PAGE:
Tellez also does not rule out that diplomatic and political reasons of the Vatican have weighed in the transfer of Baez to Rome and highlighted the principal role of witness and companion in the talks of the Vatican through the nuncio.
“Maybe the delegate of the Pope (the nuncio) or the State delegate of the Vatican consider withdrawing ‘elements of friction’ with the Ortega regime in exchange for something, because the Vatican must negotiate something and will not withdraw its pieces just like that. That is a possibility,” Tellez analyzed.
The historian also noted that Pope Francis “has not been categorical” in “mentioning the human rights violations committed by the Ortega government” in his statements about Nicaragua. “Perhaps this had allowed the nuncio to be in the position that he is,” said Tellez, who does not rule out that Sommertag has “as a person his own emphasis” on the crisis.
Reasons of State?
Sources linked to the Catholic Church doubt that the transfer of Bishop Silvio Baez responds merely to “pastoral reasons”, since the movement occurred when the Vatican diplomacy is focused on the second edition of the national dialogue giving positive results, despite the fact that it is suspended for a week after the lack of agreements on the issues of justice and democracy.
The nuncio Waldemar Stanislaw Sommertag is one of the witnesses of the dialogue, together with the representative of the OAS Secretary General. Furthermore, before the installation of this second dialogue, the nuncio was the only interlocutor with the regime, after Ortega himself discredited the bishops as mediators.
According to the source, the mission of Sommertag in Nicaragua is to obtain “whatever it takes” an agreement between the parties to solve the Nicaraguan crisis, and revalidate the effectiveness of the Vatican diplomacy, burdened by its unsuccessful mediation in the Venezuelan dialogue that Nicolas Maduro “used to gain time”.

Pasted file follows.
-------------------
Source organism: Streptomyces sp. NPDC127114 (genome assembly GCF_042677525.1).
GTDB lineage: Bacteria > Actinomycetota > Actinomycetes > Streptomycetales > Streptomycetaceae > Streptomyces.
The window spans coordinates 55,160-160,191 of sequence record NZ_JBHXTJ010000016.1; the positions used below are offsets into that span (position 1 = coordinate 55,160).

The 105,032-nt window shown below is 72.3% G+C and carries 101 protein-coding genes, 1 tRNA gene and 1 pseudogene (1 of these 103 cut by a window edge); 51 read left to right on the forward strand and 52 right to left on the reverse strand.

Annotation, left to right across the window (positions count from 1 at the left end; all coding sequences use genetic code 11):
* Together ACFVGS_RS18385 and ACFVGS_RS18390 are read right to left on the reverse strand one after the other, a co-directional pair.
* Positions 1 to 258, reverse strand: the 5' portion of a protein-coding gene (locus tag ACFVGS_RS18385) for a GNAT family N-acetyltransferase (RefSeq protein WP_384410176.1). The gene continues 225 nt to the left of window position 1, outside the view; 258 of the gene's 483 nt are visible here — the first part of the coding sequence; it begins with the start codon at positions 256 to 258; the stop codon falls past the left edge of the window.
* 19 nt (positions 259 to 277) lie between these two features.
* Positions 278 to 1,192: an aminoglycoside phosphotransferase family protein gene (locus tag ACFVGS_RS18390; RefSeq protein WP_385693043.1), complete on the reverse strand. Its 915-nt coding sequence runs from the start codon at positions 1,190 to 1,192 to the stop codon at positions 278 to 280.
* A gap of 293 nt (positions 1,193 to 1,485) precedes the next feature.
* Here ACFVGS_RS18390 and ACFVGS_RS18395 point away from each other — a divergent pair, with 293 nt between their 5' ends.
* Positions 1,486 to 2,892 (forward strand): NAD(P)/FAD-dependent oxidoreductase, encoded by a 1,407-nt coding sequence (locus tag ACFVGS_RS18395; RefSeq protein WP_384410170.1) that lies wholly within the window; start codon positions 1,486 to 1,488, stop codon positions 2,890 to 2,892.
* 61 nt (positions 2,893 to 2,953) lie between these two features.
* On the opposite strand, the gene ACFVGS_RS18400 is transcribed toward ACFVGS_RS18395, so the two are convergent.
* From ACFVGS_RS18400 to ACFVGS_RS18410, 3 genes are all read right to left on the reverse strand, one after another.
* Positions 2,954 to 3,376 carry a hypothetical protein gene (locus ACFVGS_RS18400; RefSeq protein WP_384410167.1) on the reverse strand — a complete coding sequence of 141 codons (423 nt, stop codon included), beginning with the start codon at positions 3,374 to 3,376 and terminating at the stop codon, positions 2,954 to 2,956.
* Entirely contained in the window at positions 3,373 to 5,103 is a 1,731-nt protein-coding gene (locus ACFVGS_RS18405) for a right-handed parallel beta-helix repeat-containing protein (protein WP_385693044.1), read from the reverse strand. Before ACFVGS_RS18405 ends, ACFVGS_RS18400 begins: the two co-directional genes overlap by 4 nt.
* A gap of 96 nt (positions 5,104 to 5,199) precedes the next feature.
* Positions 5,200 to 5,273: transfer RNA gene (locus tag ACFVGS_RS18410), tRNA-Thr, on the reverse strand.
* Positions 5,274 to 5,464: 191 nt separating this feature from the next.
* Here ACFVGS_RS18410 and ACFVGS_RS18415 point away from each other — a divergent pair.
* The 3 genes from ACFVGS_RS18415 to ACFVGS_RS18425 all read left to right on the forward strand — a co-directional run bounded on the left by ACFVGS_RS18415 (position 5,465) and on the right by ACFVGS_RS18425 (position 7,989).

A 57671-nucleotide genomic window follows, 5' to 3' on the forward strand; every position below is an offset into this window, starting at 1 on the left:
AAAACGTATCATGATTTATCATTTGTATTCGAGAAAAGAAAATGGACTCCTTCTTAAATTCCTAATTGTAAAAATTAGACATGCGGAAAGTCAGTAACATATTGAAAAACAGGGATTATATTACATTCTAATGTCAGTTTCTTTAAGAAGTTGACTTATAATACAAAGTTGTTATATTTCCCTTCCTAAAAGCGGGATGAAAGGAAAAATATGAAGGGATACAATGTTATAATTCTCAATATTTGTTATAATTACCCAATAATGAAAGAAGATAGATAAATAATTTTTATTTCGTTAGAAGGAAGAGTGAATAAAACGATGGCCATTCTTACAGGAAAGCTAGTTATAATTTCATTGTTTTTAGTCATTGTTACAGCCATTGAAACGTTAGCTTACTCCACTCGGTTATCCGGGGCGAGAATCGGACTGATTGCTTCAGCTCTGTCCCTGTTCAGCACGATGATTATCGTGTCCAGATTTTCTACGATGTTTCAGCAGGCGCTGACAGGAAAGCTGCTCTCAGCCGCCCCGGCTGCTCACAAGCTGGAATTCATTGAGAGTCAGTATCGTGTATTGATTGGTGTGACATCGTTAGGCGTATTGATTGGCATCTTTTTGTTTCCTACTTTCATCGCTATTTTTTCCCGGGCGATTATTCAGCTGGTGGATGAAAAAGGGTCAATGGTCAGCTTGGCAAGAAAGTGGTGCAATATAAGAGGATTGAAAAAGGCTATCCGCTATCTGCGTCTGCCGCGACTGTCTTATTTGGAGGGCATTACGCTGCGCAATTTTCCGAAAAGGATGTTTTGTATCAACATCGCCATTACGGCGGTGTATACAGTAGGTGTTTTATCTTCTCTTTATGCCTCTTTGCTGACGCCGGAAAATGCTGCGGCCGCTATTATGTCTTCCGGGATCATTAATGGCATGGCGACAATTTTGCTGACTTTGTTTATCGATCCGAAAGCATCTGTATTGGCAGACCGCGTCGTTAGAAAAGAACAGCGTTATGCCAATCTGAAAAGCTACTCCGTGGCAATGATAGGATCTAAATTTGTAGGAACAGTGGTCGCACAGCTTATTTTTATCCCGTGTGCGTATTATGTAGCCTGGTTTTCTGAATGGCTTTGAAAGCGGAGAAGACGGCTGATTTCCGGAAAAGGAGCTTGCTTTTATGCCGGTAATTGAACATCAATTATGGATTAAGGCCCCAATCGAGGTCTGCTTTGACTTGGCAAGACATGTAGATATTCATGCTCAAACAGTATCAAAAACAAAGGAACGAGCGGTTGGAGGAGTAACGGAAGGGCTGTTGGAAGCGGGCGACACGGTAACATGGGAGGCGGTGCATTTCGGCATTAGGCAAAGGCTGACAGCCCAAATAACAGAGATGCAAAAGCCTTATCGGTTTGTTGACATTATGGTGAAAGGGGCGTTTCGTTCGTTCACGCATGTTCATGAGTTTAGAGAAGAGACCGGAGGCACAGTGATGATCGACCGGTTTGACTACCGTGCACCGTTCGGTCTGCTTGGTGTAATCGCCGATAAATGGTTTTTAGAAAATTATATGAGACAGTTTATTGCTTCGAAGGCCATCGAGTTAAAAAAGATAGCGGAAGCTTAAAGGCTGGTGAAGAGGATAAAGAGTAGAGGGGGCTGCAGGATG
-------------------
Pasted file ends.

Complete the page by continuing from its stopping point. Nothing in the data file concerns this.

In that sense, the source said that the government would have insisted to the nuncio that Bishop Baez is “an obstacle to the negotiations”. “To remove Baez from circulation has been requested by the government to the nuncio, and the Pope has listened to the nuncio,” he insisted.
Baez has been the most vocal bishop to denounce the repression of the dictatorship, and, recently, criticized the regime’s breach of the agreements signed at the dialogue table, when less than 24 hours later the police repressed a peaceful protest. “It is not the agreements that they disrespect, but the humans; it is not negotiations they are hindering but the future of the country,” Baez wrote on his Twitter account on March 30th.
The departure of Bishop Baez was preceded by a virulent campaign of attacks by the regime against him. Ortega called him a “bravado”, while in the official government media he was called a “coup promoter”, “murderer”, an “instigator of violence”, and asked for him to be jailed, and even used manipulated audios to “prove his crimes”.
Last October, the government promoted, using the name of a Catholic base community they control, a letter “backed by thousands of signatures”, which was delivered to the nuncio to be sent to Pope Francis. In the missive they surreptitiously requested that Baez be removed as a bishop of the country.